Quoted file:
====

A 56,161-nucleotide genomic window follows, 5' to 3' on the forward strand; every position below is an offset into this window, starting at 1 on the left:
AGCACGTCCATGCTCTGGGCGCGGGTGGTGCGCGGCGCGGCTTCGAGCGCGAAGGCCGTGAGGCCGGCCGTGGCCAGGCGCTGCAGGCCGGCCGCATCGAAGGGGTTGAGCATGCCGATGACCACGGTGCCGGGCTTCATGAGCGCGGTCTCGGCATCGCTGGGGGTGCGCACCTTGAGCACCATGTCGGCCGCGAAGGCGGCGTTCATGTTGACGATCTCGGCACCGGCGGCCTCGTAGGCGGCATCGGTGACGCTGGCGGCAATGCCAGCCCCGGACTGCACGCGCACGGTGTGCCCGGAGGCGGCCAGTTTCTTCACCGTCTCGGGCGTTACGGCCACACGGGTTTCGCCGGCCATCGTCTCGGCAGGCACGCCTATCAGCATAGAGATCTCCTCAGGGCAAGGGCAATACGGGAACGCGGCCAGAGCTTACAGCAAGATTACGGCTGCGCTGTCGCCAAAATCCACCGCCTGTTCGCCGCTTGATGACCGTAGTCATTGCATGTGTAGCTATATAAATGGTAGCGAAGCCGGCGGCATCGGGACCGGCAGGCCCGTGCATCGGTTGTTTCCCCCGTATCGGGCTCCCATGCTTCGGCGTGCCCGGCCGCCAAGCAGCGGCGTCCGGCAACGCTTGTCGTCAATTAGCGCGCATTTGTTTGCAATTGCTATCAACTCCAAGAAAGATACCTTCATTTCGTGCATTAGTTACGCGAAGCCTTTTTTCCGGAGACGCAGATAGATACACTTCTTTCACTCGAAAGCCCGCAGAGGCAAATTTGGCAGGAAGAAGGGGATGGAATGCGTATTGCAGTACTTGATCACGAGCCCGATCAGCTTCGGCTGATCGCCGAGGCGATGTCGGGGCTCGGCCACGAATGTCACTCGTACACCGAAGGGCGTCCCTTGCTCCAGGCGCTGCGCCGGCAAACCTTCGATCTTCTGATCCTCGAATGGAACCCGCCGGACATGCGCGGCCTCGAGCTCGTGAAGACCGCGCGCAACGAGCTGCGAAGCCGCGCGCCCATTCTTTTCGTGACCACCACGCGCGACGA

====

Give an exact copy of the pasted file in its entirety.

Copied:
A 56,161-nucleotide genomic window follows, 5' to 3' on the forward strand; every position below is an offset into this window, starting at 1 on the left:
AGCACGTCCATGCTCTGGGCGCGGGTGGTGCGCGGCGCGGCTTCGAGCGCGAAGGCCGTGAGGCCGGCCGTGGCCAGGCGCTGCAGGCCGGCCGCATCGAAGGGGTTGAGCATGCCGATGACCACGGTGCCGGGCTTCATGAGCGCGGTCTCGGCATCGCTGGGGGTGCGCACCTTGAGCACCATGTCGGCCGCGAAGGCGGCGTTCATGTTGACGATCTCGGCACCGGCGGCCTCGTAGGCGGCATCGGTGACGCTGGCGGCAATGCCAGCCCCGGACTGCACGCGCACGGTGTGCCCGGAGGCGGCCAGTTTCTTCACCGTCTCGGGCGTTACGGCCACACGGGTTTCGCCGGCCATCGTCTCGGCAGGCACGCCTATCAGCATAGAGATCTCCTCAGGGCAAGGGCAATACGGGAACGCGGCCAGAGCTTACAGCAAGATTACGGCTGCGCTGTCGCCAAAATCCACCGCCTGTTCGCCGCTTGATGACCGTAGTCATTGCATGTGTAGCTATATAAATGGTAGCGAAGCCGGCGGCATCGGGACCGGCAGGCCCGTGCATCGGTTGTTTCCCCCGTATCGGGCTCCCATGCTTCGGCGTGCCCGGCCGCCAAGCAGCGGCGTCCGGCAACGCTTGTCGTCAATTAGCGCGCATTTGTTTGCAATTGCTATCAACTCCAAGAAAGATACCTTCATTTCGTGCATTAGTTACGCGAAGCCTTTTTTCCGGAGACGCAGATAGATACACTTCTTTCACTCGAAAGCCCGCAGAGGCAAATTTGGCAGGAAGAAGGGGATGGAATGCGTATTGCAGTACTTGATCACGAGCCCGATCAGCTTCGGCTGATCGCCGAGGCGATGTCGGGGCTCGGCCACGAATGTCACTCGTACACCGAAGGGCGTCCCTTGCTCCAGGCGCTGCGCCGGCAAACCTTCGATCTTCTGATCCTCGAATGGAACCCGCCGGACATGCGCGGCCTCGAGCTCGTGAAGACCGCGCGCAACGAGCTGCGAAGCCGCGCGCCCATTCTTTTCGTGACCACCACGCGCGACGA